Check this shit out:
The last time I touched him, he was cold. Cold not like ice, but cold in a way that terrified me. Cold in a way that told me the only man who ever loved me, who never let me down, was gone. It was an unbearable coldness; it could not be executed with a blanket. It was an arctic chill that permeated throughout the room, freezing everyone in its wake.
“Are you all right?” my dad asked me uselessly. He never saw me like this before. He never before saw his sturdy oldest child become unglued and based on the look on his face, he was nervous—I could not be reached. I was trapped inside my grief and numb shock. It was as though I was not me and this scene was a part of a nightmare. I am one of those able bodied souls who can handle just about anything—I can go through break ups without tears, computer problems with only a touch of profanity, and bad luck with just a pissed off sigh. Death is one aspect of life I cannot handle because it is permanent. Another boy will come around; another computer can be purchased; and bad luck comes in threes, so life will eventually go my way. Most people do not arise from the dead; once dead, always dead. Therefore, I cannot remember my response to my father’s question; I had never felt death before. I had experienced it, but I had never before felt its frigidness at the tips of my fingertips. It was more real than life itself.
Before I left the room, I stared at the stiff body before me and I remembered. I remembered how my grandfather patiently taught me how to tie my shoes and I remembered how he tirelessly pushed my sister and me on the swings in the backyard of my childhood home in Chippewa. I considered him my hero. I considered him to be tough. He had been in the Navy, after all. To my childlike mind, that made him strong.
He was, too. After he was in the car accident when I was in second grade—the one that sealed his fate, I visited him in the hospital with my grandmother and sister. He sat up, looked at us, and smiled. I knew he was going to be all right. He was my Buppy; Buppy was always going to pull through. That vision of his recoveries stayed in the back of my mind even after I got the call telling me to come home, he was dying. As he lay in the hospital bed, the childish part of me expected him to sit up in the bed, rip off the oxygen tank, and ask when dinner was.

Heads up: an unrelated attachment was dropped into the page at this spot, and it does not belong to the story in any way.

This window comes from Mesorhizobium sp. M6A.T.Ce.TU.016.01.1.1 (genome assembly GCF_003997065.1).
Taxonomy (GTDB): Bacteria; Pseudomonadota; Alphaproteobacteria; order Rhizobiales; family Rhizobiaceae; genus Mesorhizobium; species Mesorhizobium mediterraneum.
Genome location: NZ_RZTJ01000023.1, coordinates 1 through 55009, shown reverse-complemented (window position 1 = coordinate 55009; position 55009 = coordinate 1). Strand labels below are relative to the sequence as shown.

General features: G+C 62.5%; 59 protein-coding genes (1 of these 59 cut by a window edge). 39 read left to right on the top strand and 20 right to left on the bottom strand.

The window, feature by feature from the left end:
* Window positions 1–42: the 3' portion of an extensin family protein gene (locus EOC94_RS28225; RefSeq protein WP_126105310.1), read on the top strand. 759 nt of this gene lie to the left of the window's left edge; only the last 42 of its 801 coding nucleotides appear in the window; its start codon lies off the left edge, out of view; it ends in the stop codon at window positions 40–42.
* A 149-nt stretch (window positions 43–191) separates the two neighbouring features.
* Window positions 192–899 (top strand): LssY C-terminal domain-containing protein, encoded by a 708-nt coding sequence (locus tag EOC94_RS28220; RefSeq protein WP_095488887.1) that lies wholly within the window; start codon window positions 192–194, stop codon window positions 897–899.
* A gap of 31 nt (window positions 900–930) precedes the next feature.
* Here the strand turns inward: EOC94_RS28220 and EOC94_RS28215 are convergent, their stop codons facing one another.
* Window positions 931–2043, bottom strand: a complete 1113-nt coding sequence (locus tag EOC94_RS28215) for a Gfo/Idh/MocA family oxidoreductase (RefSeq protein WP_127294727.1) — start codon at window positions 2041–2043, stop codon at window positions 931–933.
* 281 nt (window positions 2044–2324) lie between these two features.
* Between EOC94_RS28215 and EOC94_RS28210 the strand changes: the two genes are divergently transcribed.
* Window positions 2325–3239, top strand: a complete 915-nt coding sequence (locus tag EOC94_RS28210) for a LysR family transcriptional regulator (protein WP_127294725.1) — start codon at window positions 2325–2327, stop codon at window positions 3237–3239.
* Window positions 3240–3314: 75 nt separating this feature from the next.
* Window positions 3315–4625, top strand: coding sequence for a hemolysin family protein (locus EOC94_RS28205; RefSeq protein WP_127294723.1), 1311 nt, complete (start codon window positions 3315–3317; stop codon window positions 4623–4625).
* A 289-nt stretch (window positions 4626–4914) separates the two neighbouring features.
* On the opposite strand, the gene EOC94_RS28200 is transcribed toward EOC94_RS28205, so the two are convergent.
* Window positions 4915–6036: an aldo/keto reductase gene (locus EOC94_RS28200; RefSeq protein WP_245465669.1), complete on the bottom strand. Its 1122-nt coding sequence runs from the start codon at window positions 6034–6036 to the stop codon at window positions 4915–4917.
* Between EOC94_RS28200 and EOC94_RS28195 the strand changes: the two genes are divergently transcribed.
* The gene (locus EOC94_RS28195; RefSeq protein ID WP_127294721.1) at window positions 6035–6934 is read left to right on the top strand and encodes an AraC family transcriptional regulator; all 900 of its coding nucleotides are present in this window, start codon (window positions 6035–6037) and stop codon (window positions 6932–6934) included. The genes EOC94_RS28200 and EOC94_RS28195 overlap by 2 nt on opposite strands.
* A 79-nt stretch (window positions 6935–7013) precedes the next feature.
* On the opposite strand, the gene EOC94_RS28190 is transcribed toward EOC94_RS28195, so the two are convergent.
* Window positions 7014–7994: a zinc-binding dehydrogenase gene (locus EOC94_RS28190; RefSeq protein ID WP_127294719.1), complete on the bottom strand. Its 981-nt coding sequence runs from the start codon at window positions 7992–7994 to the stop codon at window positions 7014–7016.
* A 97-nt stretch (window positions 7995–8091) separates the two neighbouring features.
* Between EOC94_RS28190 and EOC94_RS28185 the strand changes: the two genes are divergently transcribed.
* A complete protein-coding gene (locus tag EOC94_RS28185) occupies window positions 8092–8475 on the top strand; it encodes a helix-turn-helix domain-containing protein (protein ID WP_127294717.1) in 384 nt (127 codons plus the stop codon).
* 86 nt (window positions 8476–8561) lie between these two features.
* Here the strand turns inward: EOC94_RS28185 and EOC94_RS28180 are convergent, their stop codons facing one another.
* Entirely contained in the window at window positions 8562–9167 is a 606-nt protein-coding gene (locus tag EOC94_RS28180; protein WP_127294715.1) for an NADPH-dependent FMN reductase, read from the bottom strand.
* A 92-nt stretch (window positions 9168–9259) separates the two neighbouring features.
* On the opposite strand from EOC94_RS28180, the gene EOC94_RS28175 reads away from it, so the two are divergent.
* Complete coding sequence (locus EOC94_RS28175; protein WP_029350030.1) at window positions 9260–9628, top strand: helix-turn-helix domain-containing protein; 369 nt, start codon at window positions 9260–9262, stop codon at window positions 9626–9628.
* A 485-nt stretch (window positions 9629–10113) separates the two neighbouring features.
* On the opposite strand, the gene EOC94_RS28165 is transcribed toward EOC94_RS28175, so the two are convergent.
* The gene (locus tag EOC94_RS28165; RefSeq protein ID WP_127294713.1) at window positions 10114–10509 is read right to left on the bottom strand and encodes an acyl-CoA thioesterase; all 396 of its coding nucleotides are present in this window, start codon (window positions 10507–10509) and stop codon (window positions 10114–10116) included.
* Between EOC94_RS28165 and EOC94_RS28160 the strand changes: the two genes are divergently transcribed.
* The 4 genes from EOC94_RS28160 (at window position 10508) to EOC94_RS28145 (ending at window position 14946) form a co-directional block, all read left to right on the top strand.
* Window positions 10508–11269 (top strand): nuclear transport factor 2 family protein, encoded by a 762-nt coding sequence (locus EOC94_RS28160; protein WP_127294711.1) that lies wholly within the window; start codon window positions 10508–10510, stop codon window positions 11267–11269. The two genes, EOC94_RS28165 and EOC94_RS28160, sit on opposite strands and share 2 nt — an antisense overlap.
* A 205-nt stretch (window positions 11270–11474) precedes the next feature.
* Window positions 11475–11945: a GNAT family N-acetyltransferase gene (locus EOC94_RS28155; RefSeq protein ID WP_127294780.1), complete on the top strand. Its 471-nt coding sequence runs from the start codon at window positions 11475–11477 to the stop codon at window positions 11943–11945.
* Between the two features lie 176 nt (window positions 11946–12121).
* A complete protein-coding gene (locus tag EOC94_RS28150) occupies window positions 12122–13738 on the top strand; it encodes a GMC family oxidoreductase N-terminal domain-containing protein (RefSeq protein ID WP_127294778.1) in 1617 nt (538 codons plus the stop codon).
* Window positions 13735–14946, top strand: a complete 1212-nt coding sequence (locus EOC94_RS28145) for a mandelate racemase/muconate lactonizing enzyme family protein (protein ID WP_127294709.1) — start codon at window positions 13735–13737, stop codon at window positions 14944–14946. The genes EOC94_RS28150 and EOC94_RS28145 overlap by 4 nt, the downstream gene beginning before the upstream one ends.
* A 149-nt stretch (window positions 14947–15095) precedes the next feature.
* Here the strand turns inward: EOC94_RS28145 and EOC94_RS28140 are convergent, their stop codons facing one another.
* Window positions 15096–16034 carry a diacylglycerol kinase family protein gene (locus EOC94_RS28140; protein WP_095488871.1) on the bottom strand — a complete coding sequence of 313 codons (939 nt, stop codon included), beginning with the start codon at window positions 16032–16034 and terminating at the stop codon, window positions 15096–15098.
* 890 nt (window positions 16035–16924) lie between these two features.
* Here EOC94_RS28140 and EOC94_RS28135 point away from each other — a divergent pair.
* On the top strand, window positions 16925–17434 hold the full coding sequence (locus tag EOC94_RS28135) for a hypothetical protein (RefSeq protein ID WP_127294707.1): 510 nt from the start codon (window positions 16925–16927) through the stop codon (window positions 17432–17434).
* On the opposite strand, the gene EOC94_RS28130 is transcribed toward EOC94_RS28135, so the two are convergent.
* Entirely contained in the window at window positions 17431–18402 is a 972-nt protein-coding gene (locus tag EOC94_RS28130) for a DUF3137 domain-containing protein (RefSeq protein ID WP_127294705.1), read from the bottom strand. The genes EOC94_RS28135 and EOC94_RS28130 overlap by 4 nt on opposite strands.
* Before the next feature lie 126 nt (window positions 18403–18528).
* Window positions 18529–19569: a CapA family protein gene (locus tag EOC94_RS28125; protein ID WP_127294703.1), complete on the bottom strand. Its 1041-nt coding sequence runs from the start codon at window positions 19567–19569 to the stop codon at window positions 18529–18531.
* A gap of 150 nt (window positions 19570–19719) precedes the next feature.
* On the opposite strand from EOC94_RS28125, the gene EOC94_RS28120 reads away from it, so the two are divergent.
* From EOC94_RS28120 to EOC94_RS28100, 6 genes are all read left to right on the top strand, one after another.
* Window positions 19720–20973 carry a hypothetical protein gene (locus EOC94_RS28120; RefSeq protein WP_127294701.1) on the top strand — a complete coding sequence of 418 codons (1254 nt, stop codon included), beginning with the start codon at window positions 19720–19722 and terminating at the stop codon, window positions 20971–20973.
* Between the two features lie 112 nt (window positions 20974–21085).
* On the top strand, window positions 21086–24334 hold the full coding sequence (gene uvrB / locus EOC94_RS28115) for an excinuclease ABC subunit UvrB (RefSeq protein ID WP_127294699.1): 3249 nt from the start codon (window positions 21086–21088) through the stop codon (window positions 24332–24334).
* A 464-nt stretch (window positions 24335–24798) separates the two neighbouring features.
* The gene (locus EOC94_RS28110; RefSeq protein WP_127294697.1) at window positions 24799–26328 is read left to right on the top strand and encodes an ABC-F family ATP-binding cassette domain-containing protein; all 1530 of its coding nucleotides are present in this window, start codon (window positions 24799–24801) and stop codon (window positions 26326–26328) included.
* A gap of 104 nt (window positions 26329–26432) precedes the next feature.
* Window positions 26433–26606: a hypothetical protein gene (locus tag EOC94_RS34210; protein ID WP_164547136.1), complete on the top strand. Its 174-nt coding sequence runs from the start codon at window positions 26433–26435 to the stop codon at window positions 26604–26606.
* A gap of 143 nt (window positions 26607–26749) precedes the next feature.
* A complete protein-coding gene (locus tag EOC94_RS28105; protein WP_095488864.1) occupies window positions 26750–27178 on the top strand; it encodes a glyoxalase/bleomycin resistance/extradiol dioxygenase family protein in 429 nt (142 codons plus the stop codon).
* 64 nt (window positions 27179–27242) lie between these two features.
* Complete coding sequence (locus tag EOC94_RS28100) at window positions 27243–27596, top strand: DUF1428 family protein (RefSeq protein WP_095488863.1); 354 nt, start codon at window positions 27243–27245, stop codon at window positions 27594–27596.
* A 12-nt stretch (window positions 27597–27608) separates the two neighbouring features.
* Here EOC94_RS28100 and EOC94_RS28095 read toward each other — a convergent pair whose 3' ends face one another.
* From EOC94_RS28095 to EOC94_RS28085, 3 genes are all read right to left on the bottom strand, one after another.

“Are you going to be all right?” my dad asked me when we were in the truck, en route to Carlow. Although Buppy died at 3:00 pm, ten minutes before I was to leave for school, I felt it was a necessity to go back. There, I could perhaps think and maybe wake up from this nightmare.
“No, Daddy,” I answered honestly, causing the tears to flow again. I sobbed as my father drove on in the rain. Tears ran down my face and breathing was next to impossible. My father just remained silent.
Fourteen days later, I still cry when I am alone at night. I sob until I hyperventilate and have to run to Joe, the only person who seems to be able to talk sense to my blubbering. Call me if you need anything, he says. The truth is, the hole in my heart has not been filled. I walk downstairs in the morning, and I am not greeted with Buppy’s cheerful “good morning.” When I am eating breakfast, I do not hear his footsteps coming into the kitchen to keep me company. He is not there to greet everyone who enters the house. He is not here.
You never get over losing someone you love. You never get over the emptiness of not having either him or her there. It may get easier with time, but that person will never be erased entirely from you heart. I love him. I always will. We share the same blood, and that enabled me to get out of bed for the first days after his death. That enables me to carry on with my life. I didn’t need any of the things my mom saved for me; I share blood with the greatest man who ever lived. I got lucky. For that, I am thankful.
I don’t believe in marriage and I don’t believe I will ever completely content in a committed relationship, but if a man with any shred of my grandfather’s goodness came along, I would tame my restless spirit to be with him because men like Buppy are gems. One in a million, a dime a dozen, all those other clichés. He was a good man, a truly good man and I will never forget the way he loved me.